Newcastle Island Marine Provincial Park is a jewel in Nanaimo’s harbour where a 10-minute ferry ride delivers nature seekers from the city’s noise and hectic pace and into an oasis of sun-warmed beaches and hiking trails through forests, campgrounds and historic sites. (CHRIS BUSH/The News Bulletin)

Newcastle Island is Nanaimo Harbour’s feel-good place

Hiking, camping, photography, swimming, wildlife watching, kayaking and more awaits visitors

Saysutshun in the Snuneymuxw Hul’qumi’num dialect means “training for running.”

For thousands of years, Newcastle Island to the Snuneymuxw people has been and is still Saysutshun, a place where competitive canoe pullers ran the island’s trails to build strength and endurance, where people collected medicinal herbs and a place where their people retreated to recover spiritually and emotionally from life’s traumas.

Newcastle Island Marine Provincial Park – Saysutshun – was and is a ‘feel-good’ place, a jewel in Nanaimo’s harbour where a 10-minute ferry ride delivers nature seekers from the city’s noise and hectic pace and into an oasis of sun-warmed beaches and hiking trails through forests of Garry oak, maple, Douglas fir and arbutus, campgrounds and historic sites.

The waters surrounding Newcastle Island’s shores are a mecca for kayakers and scuba divers and each summer dozens of watercraft from B.C. and the U.S. Pacific Northwest tie up mooring buoys in the sheltered waters of Mark Bay or at the island’s docks.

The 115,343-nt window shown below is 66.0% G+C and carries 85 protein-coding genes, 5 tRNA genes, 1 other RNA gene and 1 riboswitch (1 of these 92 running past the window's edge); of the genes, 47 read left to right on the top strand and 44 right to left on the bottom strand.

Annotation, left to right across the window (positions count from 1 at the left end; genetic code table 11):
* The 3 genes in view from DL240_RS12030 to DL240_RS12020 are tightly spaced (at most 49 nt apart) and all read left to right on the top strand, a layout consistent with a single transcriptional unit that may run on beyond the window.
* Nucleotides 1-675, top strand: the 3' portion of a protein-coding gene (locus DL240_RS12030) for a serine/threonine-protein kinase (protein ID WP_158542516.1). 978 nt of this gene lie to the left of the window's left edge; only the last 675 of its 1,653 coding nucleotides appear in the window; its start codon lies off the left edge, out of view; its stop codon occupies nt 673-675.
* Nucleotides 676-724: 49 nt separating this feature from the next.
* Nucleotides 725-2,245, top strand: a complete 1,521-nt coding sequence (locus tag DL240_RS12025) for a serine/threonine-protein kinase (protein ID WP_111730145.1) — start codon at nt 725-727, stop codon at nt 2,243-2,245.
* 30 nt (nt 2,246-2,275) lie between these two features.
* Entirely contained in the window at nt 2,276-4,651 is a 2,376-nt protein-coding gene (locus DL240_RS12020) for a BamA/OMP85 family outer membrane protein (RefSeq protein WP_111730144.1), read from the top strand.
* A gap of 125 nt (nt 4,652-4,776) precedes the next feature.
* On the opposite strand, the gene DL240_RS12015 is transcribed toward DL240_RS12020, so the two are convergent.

Whether it’s a day excursion to the island, a weekend of camping, a family reunion or company picnic, the island has the amenities to ensure a pleasant stay, thanks in part to legacies from the Island’s 20th century history.

Newcastle Island was purchased by the Canadian Pacific Steamship Company in 1931 to operate a resort. The dance pavilion the company built still operates a cafeteria, small convenience store for campers and visitors, and is a multipurpose centre for weddings, parties and other social functions.

The island’s 363 hectares encompass a long span of history. First Nations people maintained villages dating back several thousand years. After the arrival of Europeans, Newcastle Island became home to a Japanese herring saltery, shipyard and sandstone quarry that provided construction stone for buildings and grinding stones for pulp mills and coal mining operations.

Kanaka Bay is named for Peter Kajua, a Hawaiian immigrant worker, who was tried and hung for murder and buried somewhere near the bay in an unmarked grave in 1869.

Newcastle Island became a provincial park in 1961 and is now managed by Snuneymuxw First Nation.

In February, the Snuneymuxw purchased the water taxi MV Grey Selkie from Victoria Harbour Ferry Company, which provided ferry service for several years between Newcastle Island and Maffeo Sutton Park in downtown Nanaimo.

The Grey Selkie is part of Snuneymuxw First Nation’s economic development plans to provide more employment for its people and revitalize Coast Salish culture on the island. That will depend, in part, on bringing more people to Saysutshun. Lowering the cost to get there will make the island more accessible, so the per-person water taxi fare to the island has been dropped to $5 this year.

Weddings, school excursions, corporate conferences, meetings, wine-and-cheese events and multicultural tours showcasing Snuneymuxw and Canadian history on Saysutshun are part of the First Nation’s short- and long-term economic development plans.

Camping facilities will likely be expanded slightly to handle peak season overflow and the First Nation is also upgrading its electronic point-of-sale system to improve payment options for park services.

To learn more about what to see and do on Newcastle Island, please visit www.newcastleisland.ca.

photos@nanaimobulletin.com

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